Following concerns raised, by the Home Nation Tourism Ministers, the Statistics Regulator has conducted an early review of the International Passenger Survey (IPS) which is managed and delivered by ONS. The planned reviews of other national tourism statistics, including GBTS, will be conducted as intended next year.
Although we indicated an interest in the IPS review and submitted informal comment on the National statistics base in general, it was agreed with the Regulator’s office that given our wider interest it would be more appropriate for us to formally comment on the domestic statistics base during the forthcoming 2020 review. I will let you know more when we have a date for it to take place. The Regulator’s finding on ONS’s handling of IPS and ongoing and proposed remedial actions are detailed in the report below.
I am reluctant to try and summarise the key points because, in defence of ONS, it is important to understand the full context which can only be properly gleaned by reading the one page summary report (and the Ministers’ joint letter) yourselves. Not necessarily something that everyone needs to do but a must for those interested in the background to National tourism statistics and in the detail behind international visitors’ value and volume figures, in particular:
The headline detail for International Passenger Survey (IPS) for July and the quarterly summary to May to July 2019 have just been published. These show static year on year volume and a very small growth in UK total value. Within that there are significant National and Regional variation and, potentially, some marked anomalies from: questionable high levels of growth or decline to unexplained variation between the rise or fall in volume and the rise and fall in value which don’t necessarily match, as perhaps logically they should? For example, in one English Region in the quarter to July a 48% rise in value off the back of an 8% fall in volume or, expenditure up 9% in Scotland for the same quarter on a fall of 16% in visits.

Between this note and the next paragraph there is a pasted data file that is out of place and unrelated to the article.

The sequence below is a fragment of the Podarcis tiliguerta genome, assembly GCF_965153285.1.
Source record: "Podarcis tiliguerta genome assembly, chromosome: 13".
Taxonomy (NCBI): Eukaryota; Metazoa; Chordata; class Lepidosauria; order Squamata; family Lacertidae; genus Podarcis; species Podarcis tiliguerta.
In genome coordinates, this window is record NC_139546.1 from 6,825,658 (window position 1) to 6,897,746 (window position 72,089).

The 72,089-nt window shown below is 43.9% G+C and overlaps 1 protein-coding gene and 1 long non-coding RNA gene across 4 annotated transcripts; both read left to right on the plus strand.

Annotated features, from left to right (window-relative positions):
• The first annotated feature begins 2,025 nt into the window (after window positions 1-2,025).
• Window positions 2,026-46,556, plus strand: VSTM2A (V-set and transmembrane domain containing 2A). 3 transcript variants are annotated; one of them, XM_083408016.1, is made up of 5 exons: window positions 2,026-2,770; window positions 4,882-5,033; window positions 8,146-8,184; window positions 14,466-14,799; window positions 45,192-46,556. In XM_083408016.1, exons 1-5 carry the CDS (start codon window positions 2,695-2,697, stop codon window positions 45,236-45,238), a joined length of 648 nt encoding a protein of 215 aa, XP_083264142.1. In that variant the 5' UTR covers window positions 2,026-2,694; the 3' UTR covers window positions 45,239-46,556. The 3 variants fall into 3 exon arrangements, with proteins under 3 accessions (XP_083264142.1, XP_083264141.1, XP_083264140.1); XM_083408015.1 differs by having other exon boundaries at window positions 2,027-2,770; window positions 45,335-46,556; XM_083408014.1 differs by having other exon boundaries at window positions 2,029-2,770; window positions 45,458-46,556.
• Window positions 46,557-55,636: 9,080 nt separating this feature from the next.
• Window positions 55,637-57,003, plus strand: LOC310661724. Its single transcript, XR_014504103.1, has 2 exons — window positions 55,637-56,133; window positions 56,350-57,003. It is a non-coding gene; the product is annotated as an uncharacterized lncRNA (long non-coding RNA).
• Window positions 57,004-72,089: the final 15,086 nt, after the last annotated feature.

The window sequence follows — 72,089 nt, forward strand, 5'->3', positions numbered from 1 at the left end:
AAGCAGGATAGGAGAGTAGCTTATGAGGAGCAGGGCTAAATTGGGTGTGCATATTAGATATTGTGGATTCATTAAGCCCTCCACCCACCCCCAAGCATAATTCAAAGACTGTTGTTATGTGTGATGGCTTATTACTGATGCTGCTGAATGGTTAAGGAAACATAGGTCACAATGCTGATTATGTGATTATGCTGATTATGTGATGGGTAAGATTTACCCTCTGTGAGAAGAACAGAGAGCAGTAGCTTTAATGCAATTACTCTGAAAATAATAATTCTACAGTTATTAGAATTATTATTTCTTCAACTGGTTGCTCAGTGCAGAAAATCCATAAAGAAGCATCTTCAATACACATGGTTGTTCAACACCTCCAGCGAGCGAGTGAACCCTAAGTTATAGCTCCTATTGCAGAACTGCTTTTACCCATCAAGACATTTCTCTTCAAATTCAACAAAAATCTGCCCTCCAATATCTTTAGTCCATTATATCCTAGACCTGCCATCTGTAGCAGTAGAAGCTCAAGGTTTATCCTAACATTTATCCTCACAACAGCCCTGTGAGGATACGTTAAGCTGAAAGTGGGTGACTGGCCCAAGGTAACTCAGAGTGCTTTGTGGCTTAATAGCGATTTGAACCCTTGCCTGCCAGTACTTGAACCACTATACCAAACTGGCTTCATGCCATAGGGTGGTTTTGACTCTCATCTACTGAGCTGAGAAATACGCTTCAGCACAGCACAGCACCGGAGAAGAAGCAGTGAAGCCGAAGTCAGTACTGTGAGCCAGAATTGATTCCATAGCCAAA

The IPS July figures are available, as ever, from the National Tourist Boards:
At the moment they probably best serve to illustrate why the Ministers and National Boards may have felt it necessary to question the current IPS outputs, why remedial action is already in hand at ONS and why the Regulator has directed that more remedial work is undertaken. Hopefully normal high quality service from ONS will resume shortly and that any necessary revisions to past trend data can carried out without undue disruption.